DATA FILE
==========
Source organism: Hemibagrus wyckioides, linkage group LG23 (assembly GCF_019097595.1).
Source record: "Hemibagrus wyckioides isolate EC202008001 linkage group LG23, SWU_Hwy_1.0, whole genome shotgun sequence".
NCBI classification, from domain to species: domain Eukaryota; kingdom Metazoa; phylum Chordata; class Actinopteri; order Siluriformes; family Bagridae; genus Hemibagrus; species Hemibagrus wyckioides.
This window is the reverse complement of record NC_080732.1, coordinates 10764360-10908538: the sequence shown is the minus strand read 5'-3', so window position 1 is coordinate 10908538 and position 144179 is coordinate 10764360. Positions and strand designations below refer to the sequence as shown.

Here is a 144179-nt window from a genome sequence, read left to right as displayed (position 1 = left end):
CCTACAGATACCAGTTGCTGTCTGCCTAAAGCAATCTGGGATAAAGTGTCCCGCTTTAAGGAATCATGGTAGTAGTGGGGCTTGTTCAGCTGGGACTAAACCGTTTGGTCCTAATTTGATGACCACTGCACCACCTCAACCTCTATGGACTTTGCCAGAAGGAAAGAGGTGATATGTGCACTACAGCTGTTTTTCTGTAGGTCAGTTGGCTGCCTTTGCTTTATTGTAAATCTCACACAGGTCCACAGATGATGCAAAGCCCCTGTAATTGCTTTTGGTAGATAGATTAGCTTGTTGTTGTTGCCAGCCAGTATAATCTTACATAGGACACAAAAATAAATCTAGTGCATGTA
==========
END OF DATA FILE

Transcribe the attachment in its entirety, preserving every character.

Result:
Source organism: Hemibagrus wyckioides, linkage group LG23 (assembly GCF_019097595.1).
Source record: "Hemibagrus wyckioides isolate EC202008001 linkage group LG23, SWU_Hwy_1.0, whole genome shotgun sequence".
NCBI classification, from domain to species: domain Eukaryota; kingdom Metazoa; phylum Chordata; class Actinopteri; order Siluriformes; family Bagridae; genus Hemibagrus; species Hemibagrus wyckioides.
This window is the reverse complement of record NC_080732.1, coordinates 10764360-10908538: the sequence shown is the minus strand read 5'-3', so window position 1 is coordinate 10908538 and position 144179 is coordinate 10764360. Positions and strand designations below refer to the sequence as shown.

Here is a 144179-nt window from a genome sequence, read left to right as displayed (position 1 = left end):
CCTACAGATACCAGTTGCTGTCTGCCTAAAGCAATCTGGGATAAAGTGTCCCGCTTTAAGGAATCATGGTAGTAGTGGGGCTTGTTCAGCTGGGACTAAACCGTTTGGTCCTAATTTGATGACCACTGCACCACCTCAACCTCTATGGACTTTGCCAGAAGGAAAGAGGTGATATGTGCACTACAGCTGTTTTTCTGTAGGTCAGTTGGCTGCCTTTGCTTTATTGTAAATCTCACACAGGTCCACAGATGATGCAAAGCCCCTGTAATTGCTTTTGGTAGATAGATTAGCTTGTTGTTGTTGCCAGCCAGTATAATCTTACATAGGACACAAAAATAAATCTAGTGCATGTA